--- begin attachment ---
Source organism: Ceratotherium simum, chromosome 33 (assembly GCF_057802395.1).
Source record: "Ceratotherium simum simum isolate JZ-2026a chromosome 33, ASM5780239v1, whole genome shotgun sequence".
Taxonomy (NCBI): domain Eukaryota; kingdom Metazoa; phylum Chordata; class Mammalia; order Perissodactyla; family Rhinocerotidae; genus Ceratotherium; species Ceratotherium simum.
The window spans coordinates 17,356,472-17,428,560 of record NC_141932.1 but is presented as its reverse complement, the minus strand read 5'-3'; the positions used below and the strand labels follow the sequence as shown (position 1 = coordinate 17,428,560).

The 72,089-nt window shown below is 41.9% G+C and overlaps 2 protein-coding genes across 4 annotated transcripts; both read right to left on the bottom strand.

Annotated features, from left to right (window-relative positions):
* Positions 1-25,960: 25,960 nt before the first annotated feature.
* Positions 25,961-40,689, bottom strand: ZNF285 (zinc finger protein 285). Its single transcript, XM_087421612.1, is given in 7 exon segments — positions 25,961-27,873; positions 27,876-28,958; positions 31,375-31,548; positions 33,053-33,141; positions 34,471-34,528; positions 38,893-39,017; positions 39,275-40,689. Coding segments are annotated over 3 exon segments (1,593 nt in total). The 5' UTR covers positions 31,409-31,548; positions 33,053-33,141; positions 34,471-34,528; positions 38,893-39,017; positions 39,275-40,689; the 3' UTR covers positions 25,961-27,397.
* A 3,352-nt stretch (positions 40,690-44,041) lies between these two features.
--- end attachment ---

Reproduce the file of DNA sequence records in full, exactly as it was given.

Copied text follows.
Source organism: Ceratotherium simum, chromosome 33 (assembly GCF_057802395.1).
Source record: "Ceratotherium simum simum isolate JZ-2026a chromosome 33, ASM5780239v1, whole genome shotgun sequence".
Taxonomy (NCBI): domain Eukaryota; kingdom Metazoa; phylum Chordata; class Mammalia; order Perissodactyla; family Rhinocerotidae; genus Ceratotherium; species Ceratotherium simum.
The window spans coordinates 17,356,472-17,428,560 of record NC_141932.1 but is presented as its reverse complement, the minus strand read 5'-3'; the positions used below and the strand labels follow the sequence as shown (position 1 = coordinate 17,428,560).

The 72,089-nt window shown below is 41.9% G+C and overlaps 2 protein-coding genes across 4 annotated transcripts; both read right to left on the bottom strand.

Annotated features, from left to right (window-relative positions):
* Positions 1-25,960: 25,960 nt before the first annotated feature.
* Positions 25,961-40,689, bottom strand: ZNF285 (zinc finger protein 285). Its single transcript, XM_087421612.1, is given in 7 exon segments — positions 25,961-27,873; positions 27,876-28,958; positions 31,375-31,548; positions 33,053-33,141; positions 34,471-34,528; positions 38,893-39,017; positions 39,275-40,689. Coding segments are annotated over 3 exon segments (1,593 nt in total). The 5' UTR covers positions 31,409-31,548; positions 33,053-33,141; positions 34,471-34,528; positions 38,893-39,017; positions 39,275-40,689; the 3' UTR covers positions 25,961-27,397.
* A 3,352-nt stretch (positions 40,690-44,041) lies between these two features.